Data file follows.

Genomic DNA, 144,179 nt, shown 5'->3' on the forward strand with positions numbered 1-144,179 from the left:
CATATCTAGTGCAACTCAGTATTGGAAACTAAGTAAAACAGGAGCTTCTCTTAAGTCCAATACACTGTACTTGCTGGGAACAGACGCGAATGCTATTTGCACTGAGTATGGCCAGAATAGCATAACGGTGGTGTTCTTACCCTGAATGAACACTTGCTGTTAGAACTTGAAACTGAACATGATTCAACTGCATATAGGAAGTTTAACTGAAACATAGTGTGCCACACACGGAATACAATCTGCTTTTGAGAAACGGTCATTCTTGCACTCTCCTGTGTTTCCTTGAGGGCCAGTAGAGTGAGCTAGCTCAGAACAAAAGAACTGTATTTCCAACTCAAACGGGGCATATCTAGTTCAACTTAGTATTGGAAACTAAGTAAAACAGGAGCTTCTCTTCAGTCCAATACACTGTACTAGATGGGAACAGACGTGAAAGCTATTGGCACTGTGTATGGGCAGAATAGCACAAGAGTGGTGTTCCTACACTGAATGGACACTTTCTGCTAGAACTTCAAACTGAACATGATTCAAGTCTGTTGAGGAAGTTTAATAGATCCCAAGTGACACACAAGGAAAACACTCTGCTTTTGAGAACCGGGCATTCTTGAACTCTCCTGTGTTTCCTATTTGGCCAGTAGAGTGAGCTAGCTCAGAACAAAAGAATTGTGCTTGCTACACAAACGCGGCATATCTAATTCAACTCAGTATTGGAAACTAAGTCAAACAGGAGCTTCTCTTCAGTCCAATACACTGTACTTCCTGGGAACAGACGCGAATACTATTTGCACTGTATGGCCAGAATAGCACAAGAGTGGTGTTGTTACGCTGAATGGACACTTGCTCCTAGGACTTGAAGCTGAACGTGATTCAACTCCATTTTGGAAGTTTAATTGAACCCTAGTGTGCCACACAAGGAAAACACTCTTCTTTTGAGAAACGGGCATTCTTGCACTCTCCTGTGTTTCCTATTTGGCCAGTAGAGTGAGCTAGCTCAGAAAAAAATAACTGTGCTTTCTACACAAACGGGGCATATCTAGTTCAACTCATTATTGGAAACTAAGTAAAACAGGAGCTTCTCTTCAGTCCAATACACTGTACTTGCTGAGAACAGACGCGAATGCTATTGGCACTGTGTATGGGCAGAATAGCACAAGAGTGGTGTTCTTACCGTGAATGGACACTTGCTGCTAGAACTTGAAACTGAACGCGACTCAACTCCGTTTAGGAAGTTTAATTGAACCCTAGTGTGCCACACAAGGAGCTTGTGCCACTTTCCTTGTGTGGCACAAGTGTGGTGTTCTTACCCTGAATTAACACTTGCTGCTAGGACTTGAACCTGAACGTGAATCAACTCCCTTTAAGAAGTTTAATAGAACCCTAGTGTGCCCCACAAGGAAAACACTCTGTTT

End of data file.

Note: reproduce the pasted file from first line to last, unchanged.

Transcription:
Genomic DNA, 144,179 nt, shown 5'->3' on the forward strand with positions numbered 1-144,179 from the left:
CATATCTAGTGCAACTCAGTATTGGAAACTAAGTAAAACAGGAGCTTCTCTTAAGTCCAATACACTGTACTTGCTGGGAACAGACGCGAATGCTATTTGCACTGAGTATGGCCAGAATAGCATAACGGTGGTGTTCTTACCCTGAATGAACACTTGCTGTTAGAACTTGAAACTGAACATGATTCAACTGCATATAGGAAGTTTAACTGAAACATAGTGTGCCACACACGGAATACAATCTGCTTTTGAGAAACGGTCATTCTTGCACTCTCCTGTGTTTCCTTGAGGGCCAGTAGAGTGAGCTAGCTCAGAACAAAAGAACTGTATTTCCAACTCAAACGGGGCATATCTAGTTCAACTTAGTATTGGAAACTAAGTAAAACAGGAGCTTCTCTTCAGTCCAATACACTGTACTAGATGGGAACAGACGTGAAAGCTATTGGCACTGTGTATGGGCAGAATAGCACAAGAGTGGTGTTCCTACACTGAATGGACACTTTCTGCTAGAACTTCAAACTGAACATGATTCAAGTCTGTTGAGGAAGTTTAATAGATCCCAAGTGACACACAAGGAAAACACTCTGCTTTTGAGAACCGGGCATTCTTGAACTCTCCTGTGTTTCCTATTTGGCCAGTAGAGTGAGCTAGCTCAGAACAAAAGAATTGTGCTTGCTACACAAACGCGGCATATCTAATTCAACTCAGTATTGGAAACTAAGTCAAACAGGAGCTTCTCTTCAGTCCAATACACTGTACTTCCTGGGAACAGACGCGAATACTATTTGCACTGTATGGCCAGAATAGCACAAGAGTGGTGTTGTTACGCTGAATGGACACTTGCTCCTAGGACTTGAAGCTGAACGTGATTCAACTCCATTTTGGAAGTTTAATTGAACCCTAGTGTGCCACACAAGGAAAACACTCTTCTTTTGAGAAACGGGCATTCTTGCACTCTCCTGTGTTTCCTATTTGGCCAGTAGAGTGAGCTAGCTCAGAAAAAAATAACTGTGCTTTCTACACAAACGGGGCATATCTAGTTCAACTCATTATTGGAAACTAAGTAAAACAGGAGCTTCTCTTCAGTCCAATACACTGTACTTGCTGAGAACAGACGCGAATGCTATTGGCACTGTGTATGGGCAGAATAGCACAAGAGTGGTGTTCTTACCGTGAATGGACACTTGCTGCTAGAACTTGAAACTGAACGCGACTCAACTCCGTTTAGGAAGTTTAATTGAACCCTAGTGTGCCACACAAGGAGCTTGTGCCACTTTCCTTGTGTGGCACAAGTGTGGTGTTCTTACCCTGAATTAACACTTGCTGCTAGGACTTGAACCTGAACGTGAATCAACTCCCTTTAAGAAGTTTAATAGAACCCTAGTGTGCCCCACAAGGAAAACACTCTGTTT